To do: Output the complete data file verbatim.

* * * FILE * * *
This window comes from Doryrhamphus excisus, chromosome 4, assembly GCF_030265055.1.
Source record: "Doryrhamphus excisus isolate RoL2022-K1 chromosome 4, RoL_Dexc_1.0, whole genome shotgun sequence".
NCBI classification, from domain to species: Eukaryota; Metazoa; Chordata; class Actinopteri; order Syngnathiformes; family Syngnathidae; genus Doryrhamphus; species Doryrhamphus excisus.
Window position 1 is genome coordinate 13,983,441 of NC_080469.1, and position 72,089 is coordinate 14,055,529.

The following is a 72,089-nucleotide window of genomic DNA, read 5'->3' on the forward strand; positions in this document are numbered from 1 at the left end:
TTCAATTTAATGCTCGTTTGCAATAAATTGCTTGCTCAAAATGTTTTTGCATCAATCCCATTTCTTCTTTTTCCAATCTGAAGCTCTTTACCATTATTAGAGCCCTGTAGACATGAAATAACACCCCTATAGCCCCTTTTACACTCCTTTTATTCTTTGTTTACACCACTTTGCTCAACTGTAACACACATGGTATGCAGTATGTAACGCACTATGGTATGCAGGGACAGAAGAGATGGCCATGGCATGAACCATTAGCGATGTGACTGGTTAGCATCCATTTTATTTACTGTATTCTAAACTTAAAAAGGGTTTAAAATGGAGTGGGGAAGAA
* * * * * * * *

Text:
This window comes from Doryrhamphus excisus, chromosome 4, assembly GCF_030265055.1.
Source record: "Doryrhamphus excisus isolate RoL2022-K1 chromosome 4, RoL_Dexc_1.0, whole genome shotgun sequence".
NCBI classification, from domain to species: Eukaryota; Metazoa; Chordata; class Actinopteri; order Syngnathiformes; family Syngnathidae; genus Doryrhamphus; species Doryrhamphus excisus.
Window position 1 is genome coordinate 13,983,441 of NC_080469.1, and position 72,089 is coordinate 14,055,529.

The following is a 72,089-nucleotide window of genomic DNA, read 5'->3' on the forward strand; positions in this document are numbered from 1 at the left end:
TTCAATTTAATGCTCGTTTGCAATAAATTGCTTGCTCAAAATGTTTTTGCATCAATCCCATTTCTTCTTTTTCCAATCTGAAGCTCTTTACCATTATTAGAGCCCTGTAGACATGAAATAACACCCCTATAGCCCCTTTTACACTCCTTTTATTCTTTGTTTACACCACTTTGCTCAACTGTAACACACATGGTATGCAGTATGTAACGCACTATGGTATGCAGGGACAGAAGAGATGGCCATGGCATGAACCATTAGCGATGTGACTGGTTAGCATCCATTTTATTTACTGTATTCTAAACTTAAAAAGGGTTTAAAATGGAGTGGGGAAGAA